Recall that for the month of June, a group of bloggers are trying to draw attention to the horror of violence against women and girls across the globe. Along this theme, I could write about sex tourism in Mombasa (a direct result of increased regulations in Cambodia) or the conversations about legalising sex work so that sex workers can organize , or a continuation of the discussion on mass rapes in Liberia, or the case of a waitress in China who, in self-defense, stabbed a man who, prosaically, “was trying to force himself on her”. (What the hell does that mean, anyway? Talk about euphemism.)
But instead, I opened up the homepage of my local newspaper, the Journal & Courier, and typed “domestic violence” into the search box. Here’s what came up:
- A June 13 story about how a woman in Indianapolis was beaten to death with a hammer; her ex-husband has been charged. The June 14 angle of the story is how she used to live in Lafayette.
- A June 11 story about a YWCA Domestic Violence workshop which had a focus on military families. The name of the workshop, unfortunately, was “Leaving the Violence Abroad: Domestic Violence among Military Families” – but domestic violence is a particular kind of violence perhaps different from what people were paid to do in service.
- A story on May 28 (in the archive) also about domestic violence in military families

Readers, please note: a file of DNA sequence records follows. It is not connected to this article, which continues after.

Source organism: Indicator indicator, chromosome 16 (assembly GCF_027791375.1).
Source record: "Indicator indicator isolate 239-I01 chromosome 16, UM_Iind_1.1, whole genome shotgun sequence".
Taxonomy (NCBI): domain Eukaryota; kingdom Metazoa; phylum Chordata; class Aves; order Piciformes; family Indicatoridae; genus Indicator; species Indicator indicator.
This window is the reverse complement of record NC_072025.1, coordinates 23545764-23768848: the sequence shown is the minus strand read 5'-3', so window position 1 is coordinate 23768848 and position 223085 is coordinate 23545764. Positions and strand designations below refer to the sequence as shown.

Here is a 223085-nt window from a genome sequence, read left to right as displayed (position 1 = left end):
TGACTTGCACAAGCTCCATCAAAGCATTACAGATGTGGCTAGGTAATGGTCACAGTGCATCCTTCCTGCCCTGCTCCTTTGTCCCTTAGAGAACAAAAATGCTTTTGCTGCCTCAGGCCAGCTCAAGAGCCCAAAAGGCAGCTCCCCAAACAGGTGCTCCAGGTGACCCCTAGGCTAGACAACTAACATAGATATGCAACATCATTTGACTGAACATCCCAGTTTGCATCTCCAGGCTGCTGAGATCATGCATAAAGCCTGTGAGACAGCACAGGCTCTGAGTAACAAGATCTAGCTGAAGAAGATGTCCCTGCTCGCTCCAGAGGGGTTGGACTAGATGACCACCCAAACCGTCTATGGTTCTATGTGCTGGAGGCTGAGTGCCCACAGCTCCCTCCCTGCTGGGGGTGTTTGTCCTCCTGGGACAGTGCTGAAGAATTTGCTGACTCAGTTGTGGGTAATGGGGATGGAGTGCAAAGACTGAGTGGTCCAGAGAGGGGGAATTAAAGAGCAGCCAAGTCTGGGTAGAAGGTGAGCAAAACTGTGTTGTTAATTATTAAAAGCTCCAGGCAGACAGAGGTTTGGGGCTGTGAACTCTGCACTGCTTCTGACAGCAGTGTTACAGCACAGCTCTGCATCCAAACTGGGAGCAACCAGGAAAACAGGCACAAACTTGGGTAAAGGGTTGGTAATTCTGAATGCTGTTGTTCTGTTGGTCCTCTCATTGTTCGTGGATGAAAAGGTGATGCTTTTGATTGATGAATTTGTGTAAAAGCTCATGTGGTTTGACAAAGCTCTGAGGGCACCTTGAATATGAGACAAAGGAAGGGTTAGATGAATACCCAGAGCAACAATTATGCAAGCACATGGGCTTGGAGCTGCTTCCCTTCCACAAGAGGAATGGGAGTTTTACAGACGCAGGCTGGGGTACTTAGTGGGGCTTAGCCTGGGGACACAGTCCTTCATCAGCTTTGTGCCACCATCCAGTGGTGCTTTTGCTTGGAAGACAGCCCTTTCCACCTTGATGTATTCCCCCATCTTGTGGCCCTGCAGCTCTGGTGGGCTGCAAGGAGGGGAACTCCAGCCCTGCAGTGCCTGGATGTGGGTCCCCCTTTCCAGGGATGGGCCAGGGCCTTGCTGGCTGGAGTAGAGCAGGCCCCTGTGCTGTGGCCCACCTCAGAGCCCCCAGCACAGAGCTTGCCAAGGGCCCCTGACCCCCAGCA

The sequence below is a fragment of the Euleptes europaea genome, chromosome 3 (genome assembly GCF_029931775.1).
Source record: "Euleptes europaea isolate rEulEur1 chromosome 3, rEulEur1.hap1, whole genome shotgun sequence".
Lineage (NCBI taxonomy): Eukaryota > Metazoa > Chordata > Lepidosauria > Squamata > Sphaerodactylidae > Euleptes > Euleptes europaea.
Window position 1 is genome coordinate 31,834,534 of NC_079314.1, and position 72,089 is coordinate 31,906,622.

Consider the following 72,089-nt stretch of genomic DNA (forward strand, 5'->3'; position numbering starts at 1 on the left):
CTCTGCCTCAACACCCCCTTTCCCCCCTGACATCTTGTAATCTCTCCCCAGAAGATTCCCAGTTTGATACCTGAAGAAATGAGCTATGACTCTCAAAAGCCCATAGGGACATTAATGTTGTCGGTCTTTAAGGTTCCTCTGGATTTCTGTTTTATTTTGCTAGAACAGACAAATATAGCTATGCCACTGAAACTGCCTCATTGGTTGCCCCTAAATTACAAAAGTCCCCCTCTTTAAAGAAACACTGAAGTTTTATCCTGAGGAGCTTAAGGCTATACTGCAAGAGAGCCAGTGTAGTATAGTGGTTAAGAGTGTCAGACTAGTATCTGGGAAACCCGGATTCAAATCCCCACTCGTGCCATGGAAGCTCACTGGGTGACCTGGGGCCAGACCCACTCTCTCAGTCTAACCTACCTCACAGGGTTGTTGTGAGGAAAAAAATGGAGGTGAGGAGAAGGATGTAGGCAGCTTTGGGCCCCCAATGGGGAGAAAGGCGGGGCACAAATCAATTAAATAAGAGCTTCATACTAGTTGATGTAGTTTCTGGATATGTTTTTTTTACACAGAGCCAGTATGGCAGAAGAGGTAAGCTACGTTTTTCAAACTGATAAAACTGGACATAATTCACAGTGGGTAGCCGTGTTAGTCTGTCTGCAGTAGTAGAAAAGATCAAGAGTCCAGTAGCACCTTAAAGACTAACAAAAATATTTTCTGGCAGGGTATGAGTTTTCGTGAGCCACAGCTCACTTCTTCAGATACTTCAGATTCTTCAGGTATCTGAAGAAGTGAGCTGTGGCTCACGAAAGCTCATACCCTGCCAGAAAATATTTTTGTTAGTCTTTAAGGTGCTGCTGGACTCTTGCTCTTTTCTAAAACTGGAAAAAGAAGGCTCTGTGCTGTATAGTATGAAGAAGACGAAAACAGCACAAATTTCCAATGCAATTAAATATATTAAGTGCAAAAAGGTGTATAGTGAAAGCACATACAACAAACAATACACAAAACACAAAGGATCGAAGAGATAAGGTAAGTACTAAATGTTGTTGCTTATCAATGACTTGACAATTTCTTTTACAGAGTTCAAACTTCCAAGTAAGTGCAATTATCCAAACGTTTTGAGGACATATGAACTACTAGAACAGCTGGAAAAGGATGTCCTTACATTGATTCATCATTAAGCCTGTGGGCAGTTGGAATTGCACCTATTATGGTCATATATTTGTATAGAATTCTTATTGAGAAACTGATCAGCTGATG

- A story on April 17 (also in the archive) about a local grant program to help people who have been abused in domestic violence buy new furniture and organize housing.
As I read these stories, I think about how entirely insufficient the term “domestic violence” is. It sounds like “domesticated” – like cows. Tame violence. Not-real violence, like how domestic work isn’t real work. (This is sarcasm, in case it isn’t obvious.)
Instead of diminishing this sort of violence with what we name it, I think we need a more descriptive term for the kind of terror someone feels when the people they trust suddenly start attacking them – physically, emotionally, verbally, however. Maybe we should call it “Traitorous partner violence” or “Domestic terrorism”.
In my hometown, I found out only a couple of years ago that there was a women’s shelter on a street near my house. I didn’t know where it was, and it is the nature of such women’s shelters that they don’t exactly advertise in the phonebook. So how do women learn about such shelters? Through whispered conversations with friends, I think, or perhaps from the police… maybe the YWCA… I don’t know if there is such a shelter in my new town. I bet there are lots of places that don’t have one. So where can people go?
Jo(e) posted earlier this spring on being witness to domestic violence first hand. You should go over and read her post. And search your own local newspaper website. What do you find? What stories do you know of that never make it into the newspaper?